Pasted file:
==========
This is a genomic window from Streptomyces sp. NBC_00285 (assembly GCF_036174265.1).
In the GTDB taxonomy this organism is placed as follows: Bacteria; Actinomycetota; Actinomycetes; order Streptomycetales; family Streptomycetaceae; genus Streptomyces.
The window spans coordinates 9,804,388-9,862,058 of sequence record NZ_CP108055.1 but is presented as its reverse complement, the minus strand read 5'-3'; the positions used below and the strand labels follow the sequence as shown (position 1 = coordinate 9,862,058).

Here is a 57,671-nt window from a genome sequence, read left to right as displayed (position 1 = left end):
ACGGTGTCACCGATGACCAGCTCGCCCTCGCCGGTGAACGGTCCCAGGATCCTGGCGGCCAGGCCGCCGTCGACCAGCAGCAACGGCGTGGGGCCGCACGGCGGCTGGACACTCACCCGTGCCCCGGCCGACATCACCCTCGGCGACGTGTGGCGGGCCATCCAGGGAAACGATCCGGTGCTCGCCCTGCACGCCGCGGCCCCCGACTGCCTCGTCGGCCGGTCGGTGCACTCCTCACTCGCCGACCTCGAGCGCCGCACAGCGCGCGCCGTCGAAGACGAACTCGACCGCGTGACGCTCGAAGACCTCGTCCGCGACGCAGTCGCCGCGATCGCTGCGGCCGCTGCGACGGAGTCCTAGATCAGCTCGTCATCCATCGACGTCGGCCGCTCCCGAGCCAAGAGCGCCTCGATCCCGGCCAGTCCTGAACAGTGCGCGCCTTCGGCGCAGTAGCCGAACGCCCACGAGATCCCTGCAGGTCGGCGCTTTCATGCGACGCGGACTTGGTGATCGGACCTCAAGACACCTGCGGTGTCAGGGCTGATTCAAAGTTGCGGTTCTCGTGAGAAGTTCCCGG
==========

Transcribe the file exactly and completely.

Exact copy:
This is a genomic window from Streptomyces sp. NBC_00285 (assembly GCF_036174265.1).
In the GTDB taxonomy this organism is placed as follows: Bacteria; Actinomycetota; Actinomycetes; order Streptomycetales; family Streptomycetaceae; genus Streptomyces.
The window spans coordinates 9,804,388-9,862,058 of sequence record NZ_CP108055.1 but is presented as its reverse complement, the minus strand read 5'-3'; the positions used below and the strand labels follow the sequence as shown (position 1 = coordinate 9,862,058).

Here is a 57,671-nt window from a genome sequence, read left to right as displayed (position 1 = left end):
ACGGTGTCACCGATGACCAGCTCGCCCTCGCCGGTGAACGGTCCCAGGATCCTGGCGGCCAGGCCGCCGTCGACCAGCAGCAACGGCGTGGGGCCGCACGGCGGCTGGACACTCACCCGTGCCCCGGCCGACATCACCCTCGGCGACGTGTGGCGGGCCATCCAGGGAAACGATCCGGTGCTCGCCCTGCACGCCGCGGCCCCCGACTGCCTCGTCGGCCGGTCGGTGCACTCCTCACTCGCCGACCTCGAGCGCCGCACAGCGCGCGCCGTCGAAGACGAACTCGACCGCGTGACGCTCGAAGACCTCGTCCGCGACGCAGTCGCCGCGATCGCTGCGGCCGCTGCGACGGAGTCCTAGATCAGCTCGTCATCCATCGACGTCGGCCGCTCCCGAGCCAAGAGCGCCTCGATCCCGGCCAGTCCTGAACAGTGCGCGCCTTCGGCGCAGTAGCCGAACGCCCACGAGATCCCTGCAGGTCGGCGCTTTCATGCGACGCGGACTTGGTGATCGGACCTCAAGACACCTGCGGTGTCAGGGCTGATTCAAAGTTGCGGTTCTCGTGAGAAGTTCCCGG